Archdiocese of Chicago students thrive. Chicago Public Schools students struggle.

Mailee Smith

Senior Director of Labor Policy and Staff Attorney

Mailee Smith

Hannah Schmid

Policy Analyst

Hannah Schmid
October 11, 2023

Archdiocese of Chicago students thrive. Chicago Public Schools students struggle.

But nearly 3,000 low-income students enrolled in Chicago’s parochial schools will lose their scholarships if the Invest in Kids Act is not extended by state lawmakers this fall.

Just 20% of third through eighth graders in Chicago Public Schools could read at grade level and 15% perform math proficiently in 2022.

In the Archdiocese of Chicago, 72% of its students are at or above grade level in reading and 63% could perform math proficiently, according to its 2021-2022 progress report.

Chicago Public Schools is failing its students. City and state leaders need to fix that.


One immediate option: saving the Invest in Kids tax-credit scholarship program. The program provides scholarships to low-income students to attend schools that better fit their needs. Unless lawmakers act, the act will expire at the end of this year.

That includes 2,931 students who received scholarships for schools within the Chicago Archdiocese.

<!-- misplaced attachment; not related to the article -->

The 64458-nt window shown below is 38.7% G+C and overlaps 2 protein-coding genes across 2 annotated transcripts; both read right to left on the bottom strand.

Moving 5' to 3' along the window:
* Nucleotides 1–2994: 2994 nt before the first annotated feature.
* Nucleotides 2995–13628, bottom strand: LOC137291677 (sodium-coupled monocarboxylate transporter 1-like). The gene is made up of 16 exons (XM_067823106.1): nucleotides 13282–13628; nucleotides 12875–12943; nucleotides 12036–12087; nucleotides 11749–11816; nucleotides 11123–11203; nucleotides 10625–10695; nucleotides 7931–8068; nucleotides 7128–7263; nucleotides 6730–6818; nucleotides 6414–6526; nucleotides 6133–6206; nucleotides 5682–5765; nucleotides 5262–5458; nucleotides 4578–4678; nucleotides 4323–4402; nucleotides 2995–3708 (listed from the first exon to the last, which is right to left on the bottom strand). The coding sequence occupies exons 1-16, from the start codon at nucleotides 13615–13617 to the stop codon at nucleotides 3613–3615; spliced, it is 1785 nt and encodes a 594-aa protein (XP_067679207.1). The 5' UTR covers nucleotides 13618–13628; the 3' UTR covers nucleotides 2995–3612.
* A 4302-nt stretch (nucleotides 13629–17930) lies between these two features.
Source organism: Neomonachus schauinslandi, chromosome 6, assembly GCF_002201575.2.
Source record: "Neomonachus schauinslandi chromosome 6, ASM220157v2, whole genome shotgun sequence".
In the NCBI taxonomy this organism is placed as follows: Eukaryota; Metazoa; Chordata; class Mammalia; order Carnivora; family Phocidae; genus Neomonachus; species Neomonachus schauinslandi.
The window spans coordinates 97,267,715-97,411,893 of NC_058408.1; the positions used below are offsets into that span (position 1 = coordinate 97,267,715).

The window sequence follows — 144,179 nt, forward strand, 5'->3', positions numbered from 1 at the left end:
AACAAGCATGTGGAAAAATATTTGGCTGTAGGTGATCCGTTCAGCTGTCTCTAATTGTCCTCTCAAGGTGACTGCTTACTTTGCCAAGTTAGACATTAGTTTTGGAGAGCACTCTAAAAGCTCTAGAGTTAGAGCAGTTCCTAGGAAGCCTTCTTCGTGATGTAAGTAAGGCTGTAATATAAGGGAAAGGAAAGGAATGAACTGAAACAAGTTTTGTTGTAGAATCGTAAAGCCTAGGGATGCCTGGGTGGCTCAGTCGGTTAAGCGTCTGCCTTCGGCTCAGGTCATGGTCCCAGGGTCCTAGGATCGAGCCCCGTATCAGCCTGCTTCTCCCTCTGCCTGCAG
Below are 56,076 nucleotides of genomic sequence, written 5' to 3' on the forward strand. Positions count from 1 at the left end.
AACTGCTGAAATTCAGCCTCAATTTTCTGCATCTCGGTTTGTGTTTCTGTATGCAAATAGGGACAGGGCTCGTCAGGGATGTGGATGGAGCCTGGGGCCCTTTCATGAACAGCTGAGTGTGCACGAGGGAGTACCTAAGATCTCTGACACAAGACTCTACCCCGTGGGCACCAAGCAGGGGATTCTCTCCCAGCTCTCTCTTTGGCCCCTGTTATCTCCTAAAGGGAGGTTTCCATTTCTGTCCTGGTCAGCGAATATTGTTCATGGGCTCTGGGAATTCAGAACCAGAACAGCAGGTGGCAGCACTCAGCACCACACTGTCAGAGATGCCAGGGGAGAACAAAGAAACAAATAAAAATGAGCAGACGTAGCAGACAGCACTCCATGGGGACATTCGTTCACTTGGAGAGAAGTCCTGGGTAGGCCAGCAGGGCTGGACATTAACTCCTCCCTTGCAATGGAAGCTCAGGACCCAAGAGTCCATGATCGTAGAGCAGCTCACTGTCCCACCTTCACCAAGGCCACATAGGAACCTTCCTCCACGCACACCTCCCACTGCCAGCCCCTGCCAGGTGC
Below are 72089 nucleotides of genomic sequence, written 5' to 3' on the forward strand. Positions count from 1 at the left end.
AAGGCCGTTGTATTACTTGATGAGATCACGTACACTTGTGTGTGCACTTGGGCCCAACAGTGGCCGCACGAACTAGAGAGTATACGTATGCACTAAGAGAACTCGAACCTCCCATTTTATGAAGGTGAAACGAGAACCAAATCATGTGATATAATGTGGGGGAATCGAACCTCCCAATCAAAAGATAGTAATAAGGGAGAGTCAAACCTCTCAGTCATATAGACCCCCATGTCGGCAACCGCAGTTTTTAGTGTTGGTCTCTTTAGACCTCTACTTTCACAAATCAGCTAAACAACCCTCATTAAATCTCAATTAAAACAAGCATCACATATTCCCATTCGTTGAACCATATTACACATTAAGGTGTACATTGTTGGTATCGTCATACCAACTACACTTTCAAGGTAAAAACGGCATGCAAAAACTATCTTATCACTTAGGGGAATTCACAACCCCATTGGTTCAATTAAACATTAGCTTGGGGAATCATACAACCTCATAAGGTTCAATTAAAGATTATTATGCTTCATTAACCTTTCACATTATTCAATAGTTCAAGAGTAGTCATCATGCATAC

Sabrina Sibbey’s children are among them. They transferred after she found a knife in her son’s school bag because he was so fearful for himself and his sibling at their public school.

“I have a scholarship for my sixth-grade student at St. Sabina Academy. I also had a scholarship for my older son, who graduated from Leo High School, and is now at Rust College, where he is pursuing his dreams in baseball and business management,” she said.

“If these scholarships end, it may result in me having to quit my job and homeschool my son. Having the scholarship allows them to be in a safe, respectful and trauma-free environment. It allows them to focus more on the importance of education and not so much on the safety issue.”

If the Invest in Kids Act is not extended, those scholarships – part of over 9,600 students’ hopes for a better future in Illinois – will be lost.

Data shows academic success – defined by high school graduation – can be predicted by reading skill at the end of third grade. A high school diploma, in turn, is a predictor of future earning potential.

The Invest in Kids Act provides a pathway for low-income families to see not only academic success in grade school, but future security and success throughout their children’s lives. It lets them choose a school that best fits their children’s needs, just like the teachers union leaders who make that choice for their children but are fighting it for those who are less well-off.

Those worried about the futures of low-income children need to contact state lawmakers and ask about their stance on Invest in Kids.

Want more? Get stories like this delivered straight to your inbox.

Thank you, we'll keep you informed!